We hear a lot about using garden lime, its uses, application rates and generally the talk is all about dolomite lime. It is a great product, however only for some plants. The best time apply lime is in autumn, and this is simply because many of the fertilisers applied in spring are high nitrogen, and these do not perform well with lime.
What does lime do
What lime does is ‘sweeten’ the soil, and in brief, all plants do not like lime, some love it.
- Best time to apply lime is in winter, this is so it does not create with the high nitrogen fertilisers which are mainly applied in spring to summer.
- Lime should not be used on soil that you intend to grow tomatoes, capsicums, potatoes, blueberry bushes and other acid loving plants.
This means we need to add lime to some areas of the garden, and not to others. It can affect crop rotation in vegetable gardens, as well as companion planting.
What is garden lime, should we use it, and how much should we use?
Lime is used to adjust the ph of soils, and for some plants this is essential. The amount of lime will depend on the pH of the soil, as well as the type of plants you are growing.
Also all lime is not the same, one we tested had an NV of 97.7, while another had an NV 70% and this is due to the the fineness of the lime. The lower NV of the lime, the more is needed for short term effectiveness.
Using Garden Lime In the garden
We often are asked about applying lime to compost to speed up the composting process, Dolomite does speed up the breakdown of organic matter and also is said to aid microbial activity as well as reducing acidity in compost.
This depends on the ph of the soil and what you want to change it to. The best thing to do is to test the ph of the soil and slowly add lime. Test every month to see the hangs and you will soon get an idea of application rates for you particular situation.
As a rough guide between 80g and 160g per sq metre once a year, depending on the soil, the lime itself and the plants you are growing (more for veggies, less for flowers is a general rule). Instructions on the packet should give a better guide.
Keep away from Acid Loving Plants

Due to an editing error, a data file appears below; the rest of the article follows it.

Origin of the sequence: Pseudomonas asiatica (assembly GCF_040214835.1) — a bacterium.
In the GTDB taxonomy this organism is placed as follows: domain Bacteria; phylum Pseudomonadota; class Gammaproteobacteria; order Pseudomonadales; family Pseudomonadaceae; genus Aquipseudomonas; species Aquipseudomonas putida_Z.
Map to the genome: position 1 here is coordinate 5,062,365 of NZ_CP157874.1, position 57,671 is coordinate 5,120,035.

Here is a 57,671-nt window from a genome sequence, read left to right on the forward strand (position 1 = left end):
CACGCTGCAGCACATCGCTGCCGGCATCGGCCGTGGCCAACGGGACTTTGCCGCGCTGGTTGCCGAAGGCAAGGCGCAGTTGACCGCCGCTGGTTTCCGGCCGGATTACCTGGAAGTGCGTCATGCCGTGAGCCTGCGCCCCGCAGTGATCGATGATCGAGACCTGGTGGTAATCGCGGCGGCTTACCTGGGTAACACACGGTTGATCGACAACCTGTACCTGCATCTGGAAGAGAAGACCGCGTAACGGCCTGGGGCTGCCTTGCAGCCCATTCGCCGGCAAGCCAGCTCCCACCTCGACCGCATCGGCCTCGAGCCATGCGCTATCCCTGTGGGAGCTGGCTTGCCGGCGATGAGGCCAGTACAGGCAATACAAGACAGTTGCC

Remeber that some plants like acidic soils, Camellias, Azaleas, Rhododendrons are some. So no lime for these please.
The only substitute we know of is wood ash it will raise the ph of the soil, however you again need to monitor application test ph and apply at intervals
Garden Lime Vs Builders Lime
First of all Dolomite lime and Builders Lime are different things. Dolomite is a naturally occurring rock that is crushed to a fine powder, lots of calcium in it, slow acting and will gradually change the soil ph.
Builders lime is hydrated lime, made from limestone, but from ‘burnt lime’ which is heated to make it more concentrated and then hydrated with water, very reactive and likely to cause root burn if you are not careful.
Builders lime is sometimes called ‘slaked’ lime and we have seen articles saying its OK to use it, and it can be if you know what you are doing, it could be very big mistake to go and buy a bag from the hardware store and start throwing it a around the garden, just because it is cheap.
So, no builders lime for the garden, although the slow seepage from bricks and mortar can actually help the garden in some cases, in other cases it is a problem. This is often seen near brick houses, some garden beds thrive, others do not, test the ph for an insight.
So Dolomite is used to raise ph of gardens (reduce soil acidity), this is through the calcium that it releases, lacking in many Australian soils. Dolomite also has a fair amount of magnesium which aids chlorophyll production.
Agricultural lime, garden lime has more calcium and less manganese
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